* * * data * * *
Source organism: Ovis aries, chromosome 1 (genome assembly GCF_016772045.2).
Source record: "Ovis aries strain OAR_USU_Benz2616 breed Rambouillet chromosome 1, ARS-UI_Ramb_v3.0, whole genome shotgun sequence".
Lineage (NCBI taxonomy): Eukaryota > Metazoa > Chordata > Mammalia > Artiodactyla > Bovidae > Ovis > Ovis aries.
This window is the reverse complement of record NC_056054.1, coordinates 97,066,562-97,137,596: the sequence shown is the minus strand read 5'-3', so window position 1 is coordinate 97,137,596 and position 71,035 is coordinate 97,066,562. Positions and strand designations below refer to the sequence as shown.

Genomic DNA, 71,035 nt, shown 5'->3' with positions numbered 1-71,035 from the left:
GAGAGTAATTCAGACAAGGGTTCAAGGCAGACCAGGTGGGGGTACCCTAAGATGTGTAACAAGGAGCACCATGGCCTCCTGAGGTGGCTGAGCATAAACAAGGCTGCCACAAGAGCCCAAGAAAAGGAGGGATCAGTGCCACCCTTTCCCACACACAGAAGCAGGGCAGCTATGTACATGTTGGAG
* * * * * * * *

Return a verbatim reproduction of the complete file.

Source organism: Ovis aries, chromosome 1 (genome assembly GCF_016772045.2).
Source record: "Ovis aries strain OAR_USU_Benz2616 breed Rambouillet chromosome 1, ARS-UI_Ramb_v3.0, whole genome shotgun sequence".
Lineage (NCBI taxonomy): Eukaryota > Metazoa > Chordata > Mammalia > Artiodactyla > Bovidae > Ovis > Ovis aries.
This window is the reverse complement of record NC_056054.1, coordinates 97,066,562-97,137,596: the sequence shown is the minus strand read 5'-3', so window position 1 is coordinate 97,137,596 and position 71,035 is coordinate 97,066,562. Positions and strand designations below refer to the sequence as shown.

Genomic DNA, 71,035 nt, shown 5'->3' with positions numbered 1-71,035 from the left:
GAGAGTAATTCAGACAAGGGTTCAAGGCAGACCAGGTGGGGGTACCCTAAGATGTGTAACAAGGAGCACCATGGCCTCCTGAGGTGGCTGAGCATAAACAAGGCTGCCACAAGAGCCCAAGAAAAGGAGGGATCAGTGCCACCCTTTCCCACACACAGAAGCAGGGCAGCTATGTACATGTTGGAG